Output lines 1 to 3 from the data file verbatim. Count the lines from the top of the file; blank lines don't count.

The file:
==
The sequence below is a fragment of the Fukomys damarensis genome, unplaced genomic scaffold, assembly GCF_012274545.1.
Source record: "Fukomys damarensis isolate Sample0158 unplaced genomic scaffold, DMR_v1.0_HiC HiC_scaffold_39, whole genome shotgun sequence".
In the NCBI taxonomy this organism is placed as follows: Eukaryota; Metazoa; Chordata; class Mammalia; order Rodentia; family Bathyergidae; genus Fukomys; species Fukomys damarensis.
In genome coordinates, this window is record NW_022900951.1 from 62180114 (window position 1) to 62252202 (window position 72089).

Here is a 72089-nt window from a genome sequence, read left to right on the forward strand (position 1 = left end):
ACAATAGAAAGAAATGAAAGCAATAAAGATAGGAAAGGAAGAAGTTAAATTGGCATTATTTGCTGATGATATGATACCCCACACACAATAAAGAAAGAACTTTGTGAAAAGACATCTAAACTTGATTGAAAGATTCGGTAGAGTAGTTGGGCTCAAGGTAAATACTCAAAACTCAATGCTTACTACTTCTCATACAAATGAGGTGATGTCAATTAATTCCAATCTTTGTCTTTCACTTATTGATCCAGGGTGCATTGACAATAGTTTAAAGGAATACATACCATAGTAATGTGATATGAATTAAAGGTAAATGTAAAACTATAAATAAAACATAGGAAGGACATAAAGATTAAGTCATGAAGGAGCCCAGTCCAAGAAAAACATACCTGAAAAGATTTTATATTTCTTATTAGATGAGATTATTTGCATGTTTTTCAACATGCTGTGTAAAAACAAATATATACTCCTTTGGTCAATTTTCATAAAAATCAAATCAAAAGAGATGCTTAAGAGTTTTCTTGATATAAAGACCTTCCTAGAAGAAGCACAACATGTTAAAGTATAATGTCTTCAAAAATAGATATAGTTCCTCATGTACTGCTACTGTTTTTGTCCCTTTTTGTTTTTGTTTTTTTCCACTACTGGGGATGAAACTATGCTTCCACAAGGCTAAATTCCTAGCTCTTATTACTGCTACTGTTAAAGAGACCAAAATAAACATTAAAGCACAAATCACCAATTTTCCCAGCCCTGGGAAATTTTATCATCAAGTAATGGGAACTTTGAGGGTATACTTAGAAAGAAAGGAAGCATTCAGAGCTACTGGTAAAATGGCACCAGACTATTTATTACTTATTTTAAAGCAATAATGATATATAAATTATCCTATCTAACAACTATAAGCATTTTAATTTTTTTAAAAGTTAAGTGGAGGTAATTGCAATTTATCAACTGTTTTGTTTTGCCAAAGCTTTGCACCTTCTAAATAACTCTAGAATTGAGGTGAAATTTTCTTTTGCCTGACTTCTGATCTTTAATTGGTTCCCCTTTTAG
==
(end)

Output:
The sequence below is a fragment of the Fukomys damarensis genome, unplaced genomic scaffold, assembly GCF_012274545.1.
Source record: "Fukomys damarensis isolate Sample0158 unplaced genomic scaffold, DMR_v1.0_HiC HiC_scaffold_39, whole genome shotgun sequence".
In the NCBI taxonomy this organism is placed as follows: Eukaryota; Metazoa; Chordata; class Mammalia; order Rodentia; family Bathyergidae; genus Fukomys; species Fukomys damarensis.